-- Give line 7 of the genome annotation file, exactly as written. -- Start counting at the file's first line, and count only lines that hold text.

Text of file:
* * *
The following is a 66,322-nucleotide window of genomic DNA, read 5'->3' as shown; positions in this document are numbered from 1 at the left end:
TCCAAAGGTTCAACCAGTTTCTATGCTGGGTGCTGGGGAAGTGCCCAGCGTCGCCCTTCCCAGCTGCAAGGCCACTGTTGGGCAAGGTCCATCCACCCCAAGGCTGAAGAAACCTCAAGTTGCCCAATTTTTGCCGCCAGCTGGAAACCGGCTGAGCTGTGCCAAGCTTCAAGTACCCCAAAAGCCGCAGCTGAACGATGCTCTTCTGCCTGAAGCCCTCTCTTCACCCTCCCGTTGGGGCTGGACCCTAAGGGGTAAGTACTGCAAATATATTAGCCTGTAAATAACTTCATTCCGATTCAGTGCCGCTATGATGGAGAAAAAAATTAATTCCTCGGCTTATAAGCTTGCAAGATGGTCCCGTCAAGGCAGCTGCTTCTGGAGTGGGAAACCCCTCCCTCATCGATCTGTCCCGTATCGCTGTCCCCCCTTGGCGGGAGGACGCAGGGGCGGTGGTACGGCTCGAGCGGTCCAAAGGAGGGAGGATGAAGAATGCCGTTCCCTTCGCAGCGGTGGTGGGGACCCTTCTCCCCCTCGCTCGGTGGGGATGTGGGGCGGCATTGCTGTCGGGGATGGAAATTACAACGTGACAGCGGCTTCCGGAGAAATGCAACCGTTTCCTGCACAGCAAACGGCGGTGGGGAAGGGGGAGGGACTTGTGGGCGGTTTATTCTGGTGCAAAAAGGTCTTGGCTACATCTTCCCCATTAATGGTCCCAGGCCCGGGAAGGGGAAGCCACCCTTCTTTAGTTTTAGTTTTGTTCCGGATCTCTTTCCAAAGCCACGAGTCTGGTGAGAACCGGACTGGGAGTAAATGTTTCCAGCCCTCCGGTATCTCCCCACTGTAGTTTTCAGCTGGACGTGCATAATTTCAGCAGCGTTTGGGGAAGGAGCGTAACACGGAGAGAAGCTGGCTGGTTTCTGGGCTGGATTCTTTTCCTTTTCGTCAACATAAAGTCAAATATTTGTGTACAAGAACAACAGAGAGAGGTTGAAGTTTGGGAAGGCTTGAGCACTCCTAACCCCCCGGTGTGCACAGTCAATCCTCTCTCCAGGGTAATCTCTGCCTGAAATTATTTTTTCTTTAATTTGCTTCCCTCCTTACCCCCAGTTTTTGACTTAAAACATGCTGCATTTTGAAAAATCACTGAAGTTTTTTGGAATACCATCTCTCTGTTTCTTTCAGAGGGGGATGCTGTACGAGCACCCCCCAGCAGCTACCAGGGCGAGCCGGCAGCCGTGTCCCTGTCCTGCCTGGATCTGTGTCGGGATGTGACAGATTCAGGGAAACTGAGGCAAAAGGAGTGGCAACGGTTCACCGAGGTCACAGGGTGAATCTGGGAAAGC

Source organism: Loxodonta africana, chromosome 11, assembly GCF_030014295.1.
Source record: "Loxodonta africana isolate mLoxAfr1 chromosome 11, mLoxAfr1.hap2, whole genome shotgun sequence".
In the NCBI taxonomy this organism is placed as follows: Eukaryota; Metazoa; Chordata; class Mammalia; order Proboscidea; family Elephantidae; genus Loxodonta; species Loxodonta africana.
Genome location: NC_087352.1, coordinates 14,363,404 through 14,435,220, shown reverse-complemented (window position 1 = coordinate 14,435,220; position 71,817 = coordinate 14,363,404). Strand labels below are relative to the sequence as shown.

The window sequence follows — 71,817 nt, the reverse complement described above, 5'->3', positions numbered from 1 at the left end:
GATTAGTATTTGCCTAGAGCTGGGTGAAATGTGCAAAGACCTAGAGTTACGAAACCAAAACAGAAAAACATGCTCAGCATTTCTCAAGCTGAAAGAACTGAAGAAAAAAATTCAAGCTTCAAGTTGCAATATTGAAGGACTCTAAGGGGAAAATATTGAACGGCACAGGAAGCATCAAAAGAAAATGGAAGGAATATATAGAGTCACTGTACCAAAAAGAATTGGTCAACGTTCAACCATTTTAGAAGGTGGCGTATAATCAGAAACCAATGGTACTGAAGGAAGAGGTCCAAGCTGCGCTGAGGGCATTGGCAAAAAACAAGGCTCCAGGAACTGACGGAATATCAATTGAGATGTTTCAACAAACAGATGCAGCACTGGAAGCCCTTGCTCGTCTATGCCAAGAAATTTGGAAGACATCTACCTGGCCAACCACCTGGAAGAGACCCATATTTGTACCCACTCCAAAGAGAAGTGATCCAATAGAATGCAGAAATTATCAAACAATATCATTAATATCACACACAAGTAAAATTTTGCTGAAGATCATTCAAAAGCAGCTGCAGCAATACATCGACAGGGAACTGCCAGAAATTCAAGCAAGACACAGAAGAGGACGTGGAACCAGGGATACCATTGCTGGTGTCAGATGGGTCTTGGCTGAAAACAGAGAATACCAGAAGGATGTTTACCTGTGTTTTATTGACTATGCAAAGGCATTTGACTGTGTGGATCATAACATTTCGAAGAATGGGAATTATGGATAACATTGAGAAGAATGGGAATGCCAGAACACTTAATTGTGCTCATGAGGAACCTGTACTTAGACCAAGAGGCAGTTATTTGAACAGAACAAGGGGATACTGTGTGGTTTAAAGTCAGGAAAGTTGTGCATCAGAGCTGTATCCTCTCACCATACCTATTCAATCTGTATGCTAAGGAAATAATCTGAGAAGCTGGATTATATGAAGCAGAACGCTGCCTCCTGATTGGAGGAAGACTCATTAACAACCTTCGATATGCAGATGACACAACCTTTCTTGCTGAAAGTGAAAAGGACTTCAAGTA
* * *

The window sequence follows — 71,817 nt, the reverse complement described above, 5'->3', positions numbered from 1 at the left end: